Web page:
Congratulations! The court has ruled in your favor and awarded a favorable judgment. However, there is no contact with the defendant and it’s not clear what assets are in play. Therefore, you need an effective plan on how to aggressively collect the judgement due–but without violating federal or state laws regarding collection practices. This video presentation recorded by Charles B. Jimerson provides an overview of collections law. As a result, it can help you understand the necessary steps to perfect and collect the judgment, including post-judgment discovery, garnishment or attachment.
To access the presentation, visit YouTube or click play on the embedded image below. The length of the presentation is 1:16:48.
Locating Assets: Pre-Suit
Without the underlying assets to collect, a judgment is not worth the paper it is printed on. In fact, a piece of blank piece of paper is probably more valuable because you can actually use it for something productive. Therefore, it is an important first step to determine assets involved. Otherwise, you are unlikely to be paid. Information which can be helpful in identifying the amount of assets include:
- credit application and file;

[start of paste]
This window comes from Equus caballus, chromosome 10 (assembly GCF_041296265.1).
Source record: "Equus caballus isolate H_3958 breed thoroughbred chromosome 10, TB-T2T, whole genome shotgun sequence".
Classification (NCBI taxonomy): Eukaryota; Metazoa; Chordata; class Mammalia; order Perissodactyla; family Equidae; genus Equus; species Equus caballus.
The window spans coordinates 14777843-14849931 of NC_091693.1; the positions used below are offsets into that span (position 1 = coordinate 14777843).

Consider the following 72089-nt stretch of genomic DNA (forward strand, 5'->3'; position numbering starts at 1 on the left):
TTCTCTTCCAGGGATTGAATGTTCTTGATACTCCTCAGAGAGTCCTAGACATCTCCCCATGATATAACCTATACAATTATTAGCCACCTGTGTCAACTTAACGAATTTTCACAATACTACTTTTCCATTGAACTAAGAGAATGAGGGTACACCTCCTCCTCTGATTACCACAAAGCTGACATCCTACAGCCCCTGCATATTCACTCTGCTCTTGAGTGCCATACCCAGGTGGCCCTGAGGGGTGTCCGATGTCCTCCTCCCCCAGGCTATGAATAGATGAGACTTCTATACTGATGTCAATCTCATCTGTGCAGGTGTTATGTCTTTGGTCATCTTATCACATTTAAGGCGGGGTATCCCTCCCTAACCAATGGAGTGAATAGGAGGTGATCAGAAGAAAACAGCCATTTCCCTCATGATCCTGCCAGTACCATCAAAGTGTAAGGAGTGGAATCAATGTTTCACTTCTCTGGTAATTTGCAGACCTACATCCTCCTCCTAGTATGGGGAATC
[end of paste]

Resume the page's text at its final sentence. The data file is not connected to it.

- credit report;
- public records (licenses, corporations, judgments, pending court cases, taxes, SEC for public companies);
- real estate records;
- secured transaction registry – UCC (if inventory was used as collateral by the creditor)
- motor vehicle records (www.flhsmv.gov)
- financial statement / references;
- banking information / checks; and
- a client’s personal knowledge.
While all of these information sources are probed, it’s imperative to be constantly mindful of the client’s end goal. Otherwise, you may miss something. It’s easy to miss small things. Therefore, by keeping their goal in mind you are more likely to unearth potentially valuable evidence used to collect the judgment. Additional informal methods you might use to gather helpful information is:
- social media (Facebook, Instagram, Google – search for pictures);
- pay websites (Lexis Nexis, Westlaw, Accurint and Docusearch); and
- private investigators (expensive but usually worth the investment, especially for large judgments, as well as difficult judgment debtors).
Locating Assets: Post Judgment
After you have received judgment, always follow the rules of civil procedure. Otherwise, there may be negative consequences. In fact, there are several great remedies to aid creditors in discovery without stepping over the line. Charlie reviews many of them and how each can help improve likelihood of collection.
Additional Collections Law Subjects For Consideration When You Collect The Judgment
The presentation continues by describing bankruptcy basics for creditor’s rights counsel and Fair Debt Collection Practices Act compliance. Always avoid prohibited conduct. Also, remember to follow required conduct. As a result, you are most likely to collect the judgment that is due.